9.3.3. Scoping Reviews

Scoping reviews attempt to provide an initial indication of the potential size and nature of the extant literature on an emergent topic (Arksey & O’Malley, 2005; Daudt, van Mossel, & Scott, 2013 ; Levac, Colquhoun, & O’Brien, 2010). A scoping review may be conducted to examine the extent, range and nature of research activities in a particular area, determine the value of undertaking a full systematic review (discussed next), or identify research gaps in the extant literature ( Paré et al., 2015 ). In line with their main objective, scoping reviews usually conclude with the presentation of a detailed research agenda for future works along with potential implications for both practice and research.

Unlike narrative and descriptive reviews, the whole point of scoping the field is to be as comprehensive as possible, including grey literature (Arksey & O’Malley, 2005). Inclusion and exclusion criteria must be established to help researchers eliminate studies that are not aligned with the research questions. It is also recommended that at least two independent coders review abstracts yielded from the search strategy and then the full articles for study selection ( Daudt et al., 2013 ). The synthesized evidence from content or thematic analysis is relatively easy to present in tabular form (Arksey & O’Malley, 2005; Thomas & Harden, 2008 ).

One of the most highly cited scoping reviews in the eHealth domain was published by Archer, Fevrier-Thomas, Lokker, McKibbon, and Straus (2011) . These authors reviewed the existing literature on personal health record ( phr ) systems including design, functionality, implementation, applications, outcomes, and benefits. Seven databases were searched from 1985 to March 2010. Several search terms relating to phr s were used during this process. Two authors independently screened titles and abstracts to determine inclusion status. A second screen of full-text articles, again by two independent members of the research team, ensured that the studies described phr s. All in all, 130 articles met the criteria and their data were extracted manually into a database. The authors concluded that although there is a large amount of survey, observational, cohort/panel, and anecdotal evidence of phr benefits and satisfaction for patients, more research is needed to evaluate the results of phr implementations. Their in-depth analysis of the literature signalled that there is little solid evidence from randomized controlled trials or other studies through the use of phr s. Hence, they suggested that more research is needed that addresses the current lack of understanding of optimal functionality and usability of these systems, and how they can play a beneficial role in supporting patient self-management ( Archer et al., 2011 ).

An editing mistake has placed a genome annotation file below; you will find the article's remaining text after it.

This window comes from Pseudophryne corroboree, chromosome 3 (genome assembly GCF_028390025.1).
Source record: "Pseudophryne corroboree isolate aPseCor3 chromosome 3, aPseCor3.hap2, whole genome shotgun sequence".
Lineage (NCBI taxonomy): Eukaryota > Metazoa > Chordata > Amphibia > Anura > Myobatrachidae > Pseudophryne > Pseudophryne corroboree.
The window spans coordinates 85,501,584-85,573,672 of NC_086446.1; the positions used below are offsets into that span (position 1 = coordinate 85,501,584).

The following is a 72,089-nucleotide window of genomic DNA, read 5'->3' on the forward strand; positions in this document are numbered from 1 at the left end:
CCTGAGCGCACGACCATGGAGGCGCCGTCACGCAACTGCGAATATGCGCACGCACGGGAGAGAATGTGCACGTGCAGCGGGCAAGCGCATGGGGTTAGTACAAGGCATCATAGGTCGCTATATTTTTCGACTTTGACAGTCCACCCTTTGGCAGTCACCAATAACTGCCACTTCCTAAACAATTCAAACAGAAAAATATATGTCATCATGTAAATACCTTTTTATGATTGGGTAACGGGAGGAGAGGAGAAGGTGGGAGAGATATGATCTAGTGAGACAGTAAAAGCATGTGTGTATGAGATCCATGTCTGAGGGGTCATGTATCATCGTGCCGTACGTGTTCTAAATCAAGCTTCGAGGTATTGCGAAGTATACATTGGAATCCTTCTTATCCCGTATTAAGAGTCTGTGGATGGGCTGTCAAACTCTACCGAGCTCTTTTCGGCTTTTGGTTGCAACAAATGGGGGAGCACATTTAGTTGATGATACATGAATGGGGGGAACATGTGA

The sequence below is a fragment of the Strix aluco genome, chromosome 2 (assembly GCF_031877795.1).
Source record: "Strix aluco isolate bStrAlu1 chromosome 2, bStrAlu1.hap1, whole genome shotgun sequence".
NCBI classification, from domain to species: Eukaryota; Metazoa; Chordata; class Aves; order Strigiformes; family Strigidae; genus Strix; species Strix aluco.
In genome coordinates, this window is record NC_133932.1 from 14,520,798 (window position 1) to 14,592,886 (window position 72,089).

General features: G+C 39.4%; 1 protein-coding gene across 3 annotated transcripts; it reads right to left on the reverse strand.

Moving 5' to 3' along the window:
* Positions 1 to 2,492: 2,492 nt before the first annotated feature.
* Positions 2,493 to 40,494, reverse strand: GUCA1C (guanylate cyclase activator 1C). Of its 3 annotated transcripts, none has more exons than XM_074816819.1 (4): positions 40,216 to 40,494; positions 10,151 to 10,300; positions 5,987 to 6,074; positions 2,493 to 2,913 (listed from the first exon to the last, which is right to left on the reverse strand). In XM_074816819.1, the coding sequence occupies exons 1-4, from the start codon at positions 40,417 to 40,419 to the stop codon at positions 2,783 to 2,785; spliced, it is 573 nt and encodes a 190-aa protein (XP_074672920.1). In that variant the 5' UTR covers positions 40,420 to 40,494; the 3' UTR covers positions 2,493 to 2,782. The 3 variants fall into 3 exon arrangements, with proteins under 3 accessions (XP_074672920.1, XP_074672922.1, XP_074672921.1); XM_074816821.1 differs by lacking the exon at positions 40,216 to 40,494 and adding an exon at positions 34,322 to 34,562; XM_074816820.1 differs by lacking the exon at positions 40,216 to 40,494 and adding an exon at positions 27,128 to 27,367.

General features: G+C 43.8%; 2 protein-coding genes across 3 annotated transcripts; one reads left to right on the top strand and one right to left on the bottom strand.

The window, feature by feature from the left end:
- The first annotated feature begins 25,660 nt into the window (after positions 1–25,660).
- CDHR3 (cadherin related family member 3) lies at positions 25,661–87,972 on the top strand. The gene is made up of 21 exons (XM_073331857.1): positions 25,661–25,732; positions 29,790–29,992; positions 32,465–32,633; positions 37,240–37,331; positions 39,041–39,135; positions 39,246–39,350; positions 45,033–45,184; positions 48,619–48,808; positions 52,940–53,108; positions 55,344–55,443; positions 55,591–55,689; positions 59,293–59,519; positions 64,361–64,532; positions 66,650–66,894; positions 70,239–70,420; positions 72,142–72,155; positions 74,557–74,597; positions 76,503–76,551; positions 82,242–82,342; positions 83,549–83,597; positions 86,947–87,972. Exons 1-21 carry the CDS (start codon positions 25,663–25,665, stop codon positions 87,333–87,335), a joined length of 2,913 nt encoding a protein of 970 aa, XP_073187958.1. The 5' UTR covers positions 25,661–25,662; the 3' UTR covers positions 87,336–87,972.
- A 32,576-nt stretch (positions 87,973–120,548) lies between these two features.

9.3.4. Forms of Aggregative Reviews

Healthcare providers, practitioners, and policy-makers are nowadays overwhelmed with large volumes of information, including research-based evidence from numerous clinical trials and evaluation studies, assessing the effectiveness of health information technologies and interventions ( Ammenwerth & de Keizer, 2004 ; Deshazo et al., 2009 ). It is unrealistic to expect that all these disparate actors will have the time, skills, and necessary resources to identify the available evidence in the area of their expertise and consider it when making decisions. Systematic reviews that involve the rigorous application of scientific strategies aimed at limiting subjectivity and bias (i.e., systematic and random errors) can respond to this challenge.